A Place at the Table (Online Writing)

What did you learn from the film that you didn’t know already? How has it changed your perspective? How does this film connect with our reading about restaurant industry and our discussions about privilege and stereotypes? What can you do with this information?


Last day November 15


‘I Wish I Were Black’ and Other Tales of Privilege (Participation)

‘I Wish I Were Black’ and Other Tales of Privilege

'I Wish I Were Black' and Other Tales of Privilege 1

Eva Vazquez for The Chronicle

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By Angela Onwuachi-Willig

“To be white is to not think about it,” a white legal scholar named Barbara Flagg wrote two decades ago.

After the University of Texas at Austin denied Abigail Fisher admission, she made several statements that revealed just how little she had ever had to think about her race. Fisher, the petitioner in the Supreme Court’s recently decided affirmative-action case, said in a videotaped interview made available by her lawyers: “There were people in my class with lower grades who weren’t in all the activities I was in, who were being accepted into UT, and the only other difference between us was the color of our skin.”

As decades of debates over affirmative action have revealed, many whites spend so little time having to think about, much less deal with, race and racism, that they understand race as nothing more than a plus factor in the admissions process. Like Fisher, they fail to see the many disadvantages that stem from simply existing as a person of color in this country—disadvantages that often hamper opportunities to achieve the badges that help students “win” in the admissions game. They fail to see how ignoring race and racial contexts, in which many students of color must work to achieve their successes, devalues those students’ accomplishments. And they fail to see how ignoring race is itself a form of racial discrimination.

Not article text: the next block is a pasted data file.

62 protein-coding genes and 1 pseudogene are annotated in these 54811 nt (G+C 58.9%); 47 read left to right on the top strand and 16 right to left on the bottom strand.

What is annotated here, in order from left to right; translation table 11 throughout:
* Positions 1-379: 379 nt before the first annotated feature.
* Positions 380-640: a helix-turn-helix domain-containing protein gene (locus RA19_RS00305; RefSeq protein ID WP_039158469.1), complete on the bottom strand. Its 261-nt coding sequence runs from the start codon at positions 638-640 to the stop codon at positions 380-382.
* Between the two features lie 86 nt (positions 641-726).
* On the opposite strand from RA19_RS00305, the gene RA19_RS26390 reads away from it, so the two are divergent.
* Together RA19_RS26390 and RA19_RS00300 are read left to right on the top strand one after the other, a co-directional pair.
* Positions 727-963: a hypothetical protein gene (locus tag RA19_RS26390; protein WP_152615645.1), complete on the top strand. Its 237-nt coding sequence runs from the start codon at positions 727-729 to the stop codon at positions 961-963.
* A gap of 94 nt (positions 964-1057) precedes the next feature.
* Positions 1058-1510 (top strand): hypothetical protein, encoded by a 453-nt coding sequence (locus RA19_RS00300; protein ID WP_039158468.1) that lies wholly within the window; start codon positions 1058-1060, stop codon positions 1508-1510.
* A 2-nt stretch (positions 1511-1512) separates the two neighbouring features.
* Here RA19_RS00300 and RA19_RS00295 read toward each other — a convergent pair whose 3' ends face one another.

Although I applied to college nearly 25 years ago, I, too, encountered my own “Abigail Fisher” in high school. During my senior year, a classmate who had the same SAT score as I did remarked, “I wish I was black!” after he learned about several scholarships I had received (only one of which was for minority students). I was stunned by his comment. After all, his implied statement about my lack of merit was factually wrong by all accounts. Although he viewed us as being the same (much as Fisher views herself as being superior to her classmates of color), it was clear that he knew nothing about me other than my race and our matching scores. Unlike him, I ranked academically among the top 10 students in my class. Indeed, I was ranked more than 20 spots ahead of him. I also held leadership positions in and engaged in more activities than nearly all of my other classmates, while he participated in just one activity. I had a job; he had none. The list could go on. Of course, at that time, I did not think to point those facts out to my classmate. Instead my initial reaction was to correct him: “I wish I were black,” I said. “And, no, you don’t.”

But my classmate’s delusions about his own record were just the tip of an iceberg. For one thing, he ignored the fact that he had simply not engaged in any work to obtain scholarships. Unlike me, he came from a rich family, while I, a future Pell Grant student, had spent weeks researching and applying for scholarships.

More than that, my classmate failed to think for even one moment about what being black may have meant for his life. He never considered what it would have meant to sit all day in classrooms where he was the only white student in a sea of black faces.

By failing to engage in this simple thought experiment, he discounted my achievements. He failed to consider the extra effort, drive, and patience that it took for me to remain focused and to excel in a school where many white students regularly used the N-word. He ignored the fortitude that it took to learn in an environment in which students and even some teachers found it acceptable to wear clothing depicting Confederate flags. He failed to see the extra skill, grit, and intelligence it took to be the first black to achieve a string of accomplishments in a high school where, like many schools in the South, tracking essentially segregated the racially diverse student body—I was almost always the only black student in my honors courses—and where some whites would react negatively, whether consciously or unconsciously, to any black success other than in sports.

My classmate ignored the extra work I had to perform because I did not have a parent with the “college knowledge” or cultural capital to guide me through the admissions process.

Had my classmate looked more broadly at the many disparities between blacks and whites in health, wealth, income, college attendance and graduation, life expectancy, and a host of other factors, he might never have found the nerve to wish he were black.

He might have even recognized his own privileges.